Underfloor sound insulation between apartments could be the first step towards reducing high noise pollution levels in the country, according to a leading academic in the field.
“We are sandwiched by neighbours, above and below,” said Vincent Buhagiar, head of the Faculty for the Built Environment at the University of Malta.
However, many developers and contractors, reluctant to give up a few centimetres of the internal floor height, have “blatantly ignored” the suggestion to install under-tile insulation, he said.
More than one in every four Maltese households have problems with noise, according to an EU-wide survey published earlier this year.
Read: Where can you go for a bit of peace and quiet?
The country also topped the list of a Eurostat survey on the level of noise coming from neighbours or the street – more than a quarter of respondents said they experience problems with noise from neighbours.
According to psychologist Gottfried Catania, noise pollution could lead to wider health problems. It could deprive people of sleep, leading to a higher risk of mental health problems such as anxiety. Higher noise levels also put people on edge and stresses them out.
While rampant construction is partly to blame for noise levels, housing trends have also played a role, as people made the move from terraced houses to apartment blocks, Prof. Buhagiar said.
“Before, we lived in houses, where family members could easily tell each other to lower the volume. Nowadays, individuals and families are no longer isolated from their neighbours by party walls alone,” he said.
Architects have been trying to introduce the idea of under-tile insulation between floors, to minimise the noise that comes from both underlying and overlying apartments, he explained.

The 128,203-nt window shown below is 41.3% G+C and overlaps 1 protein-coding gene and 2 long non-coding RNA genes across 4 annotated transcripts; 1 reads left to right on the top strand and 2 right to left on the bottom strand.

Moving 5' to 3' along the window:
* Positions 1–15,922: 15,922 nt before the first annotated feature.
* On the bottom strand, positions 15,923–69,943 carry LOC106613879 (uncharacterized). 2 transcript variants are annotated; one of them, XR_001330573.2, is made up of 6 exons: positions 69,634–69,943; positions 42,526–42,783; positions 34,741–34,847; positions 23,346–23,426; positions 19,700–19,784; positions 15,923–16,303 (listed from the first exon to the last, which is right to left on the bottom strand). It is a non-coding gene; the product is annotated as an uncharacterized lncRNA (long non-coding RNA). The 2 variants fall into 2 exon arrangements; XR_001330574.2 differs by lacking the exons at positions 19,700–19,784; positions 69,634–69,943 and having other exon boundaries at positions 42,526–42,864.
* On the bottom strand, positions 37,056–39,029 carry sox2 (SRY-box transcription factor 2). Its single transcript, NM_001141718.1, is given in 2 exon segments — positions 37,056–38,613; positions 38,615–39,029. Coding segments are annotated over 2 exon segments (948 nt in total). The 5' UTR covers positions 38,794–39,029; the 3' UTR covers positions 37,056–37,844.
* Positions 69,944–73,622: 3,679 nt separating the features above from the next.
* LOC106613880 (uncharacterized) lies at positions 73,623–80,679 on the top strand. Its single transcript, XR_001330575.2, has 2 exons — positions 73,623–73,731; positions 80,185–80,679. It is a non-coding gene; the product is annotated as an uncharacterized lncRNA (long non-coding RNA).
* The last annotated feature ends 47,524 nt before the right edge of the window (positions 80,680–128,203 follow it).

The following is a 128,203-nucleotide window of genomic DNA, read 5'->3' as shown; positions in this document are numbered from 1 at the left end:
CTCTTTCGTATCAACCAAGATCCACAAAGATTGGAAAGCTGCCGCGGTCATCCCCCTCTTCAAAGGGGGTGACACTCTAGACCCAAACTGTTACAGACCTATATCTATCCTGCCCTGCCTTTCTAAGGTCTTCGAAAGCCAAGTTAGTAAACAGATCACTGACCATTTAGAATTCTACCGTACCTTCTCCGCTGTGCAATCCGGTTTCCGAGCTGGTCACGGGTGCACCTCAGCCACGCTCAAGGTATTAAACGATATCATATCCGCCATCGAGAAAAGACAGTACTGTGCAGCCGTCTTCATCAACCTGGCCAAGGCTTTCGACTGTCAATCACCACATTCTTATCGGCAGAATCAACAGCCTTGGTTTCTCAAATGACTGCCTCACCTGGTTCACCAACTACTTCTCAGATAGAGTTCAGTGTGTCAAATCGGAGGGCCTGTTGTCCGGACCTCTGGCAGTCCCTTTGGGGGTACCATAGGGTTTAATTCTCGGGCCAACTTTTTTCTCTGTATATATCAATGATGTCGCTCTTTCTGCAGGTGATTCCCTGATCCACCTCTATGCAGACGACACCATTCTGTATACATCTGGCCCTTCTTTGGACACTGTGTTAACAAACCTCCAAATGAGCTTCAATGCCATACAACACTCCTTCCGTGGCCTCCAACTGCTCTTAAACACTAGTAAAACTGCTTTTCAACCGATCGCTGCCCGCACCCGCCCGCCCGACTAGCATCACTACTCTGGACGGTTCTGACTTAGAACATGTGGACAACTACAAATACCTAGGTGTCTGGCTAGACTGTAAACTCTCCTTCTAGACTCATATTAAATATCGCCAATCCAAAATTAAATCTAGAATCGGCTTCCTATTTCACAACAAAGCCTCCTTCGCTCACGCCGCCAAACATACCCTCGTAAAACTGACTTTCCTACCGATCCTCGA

The trend may be relatively new for Malta but it is already well established in several European countries.
While people had come to accept thermal insulation, it was high time they were equally sensitive to noise levels between apartments, especially in view of today’s surround sound systems, he added.
However, many developers and contractors are “reluctant to give some centimetres up for underfloor insulation”, he said.
“Because it is not cosmetic, it makes it harder to justify the cost.If you invest in insulation under the floor tiles, some contractors literally see it as burying money beneath your feet.” Another suggestion was to install insulation inside a false ceiling. “This could be added later by the new flat owners, at their discretion, without reducing the internal floor height of the apartment,” he noted.
Legislation could play a key role in reducing noise levels. Neighbourhood noise abatement guidelines were currently being drafted through the University’s Department of Environmental Design, Prof. Buhagiar said.
The Times of Malta had reported that a new noise pollution law was in the pipeline earlier this year, with a spokesman saying that the Commission for Noise Pollution, set up in 2016, would be presenting “a comprehensive Bill” that would include proposals submitted by various entities.
The new Bill would ultimately see the setting up of a “regulatory framework aimed at minimising noise inconvenience”.
Prof. Buhagiar hoped this legislation, combined with other proposals, would lead to a ‘silent leap’ in the quality of life.
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